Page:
Spring is stretching its arms here in Southeast Iowa. March has brought warmer temperatures, rain, winds, foggy mornings, and muddy ground. The garlic we planted in the garden late last fall overwintered well and is thriving, volunteer radishes are sprouting, and I am itching for all the amazing garden activities that spring and summer will bring.
For now, though, March is blustery, chilly, and very rainy. This means I’m still planning indoor activities to do with the kids at Prime Time Youth Care after school. This week we made art with vegetable stamps. Yes, this activity would have been wildly more fun outside with vegetables the kids selected from the garden, but I’m tired of waiting for the summer to be here to do summer activities. For now, we will practice vegetable stamping with supplies I got from the grocery store.
I covered our work surface with cardboard and newspaper. I cut a few potatoes, a couple peppers, and some celery. I laid out plates of springy colored washable paint and bright construction paper. Then I just let the students play with food. (Yes, I did have to tell some of them not to eat the vegetables today and I did then have to explain all the reasons why we weren’t eating the raw potatoes that were unwashed, had been touched by everyone’s hands, and were covered in paint.) The kids did a remarkable job sharing the materials, and they had so much fun making their pictures once I explained the concept to them. It was a perfect afternoon of having fun, getting messy, and simply letting kids create.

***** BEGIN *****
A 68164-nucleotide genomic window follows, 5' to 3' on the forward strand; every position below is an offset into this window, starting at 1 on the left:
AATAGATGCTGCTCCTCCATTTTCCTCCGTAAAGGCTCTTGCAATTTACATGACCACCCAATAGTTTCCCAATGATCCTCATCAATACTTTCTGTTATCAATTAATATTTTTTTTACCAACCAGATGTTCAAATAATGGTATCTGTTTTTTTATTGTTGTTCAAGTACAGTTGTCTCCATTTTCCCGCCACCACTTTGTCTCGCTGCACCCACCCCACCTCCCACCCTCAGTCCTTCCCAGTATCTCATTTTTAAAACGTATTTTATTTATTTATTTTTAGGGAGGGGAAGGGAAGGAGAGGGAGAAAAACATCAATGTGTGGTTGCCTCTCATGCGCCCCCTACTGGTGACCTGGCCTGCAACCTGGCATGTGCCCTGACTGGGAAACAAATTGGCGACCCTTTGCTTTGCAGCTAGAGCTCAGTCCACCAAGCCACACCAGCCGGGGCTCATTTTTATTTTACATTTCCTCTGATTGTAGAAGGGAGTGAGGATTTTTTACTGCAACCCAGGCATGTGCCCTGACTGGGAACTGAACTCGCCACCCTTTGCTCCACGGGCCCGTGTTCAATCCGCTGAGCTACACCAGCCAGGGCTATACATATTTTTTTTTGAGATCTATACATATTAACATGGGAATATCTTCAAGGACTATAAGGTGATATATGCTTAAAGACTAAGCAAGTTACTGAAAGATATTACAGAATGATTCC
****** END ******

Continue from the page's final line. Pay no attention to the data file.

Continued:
When the weather is warm, the ground is dry, and the garden is overflowing with produce, I’ll be able to pull this same activity out and introduce it as an old favorite because, yes, the kids loved it. Not only the young kindergarten group, but even the fifth and sixth graders took so much joy in getting messy, dipping vegetables in paint, and creating glorious works of art.
Vegetable Stamp Art by Students at Prime Time Youth Care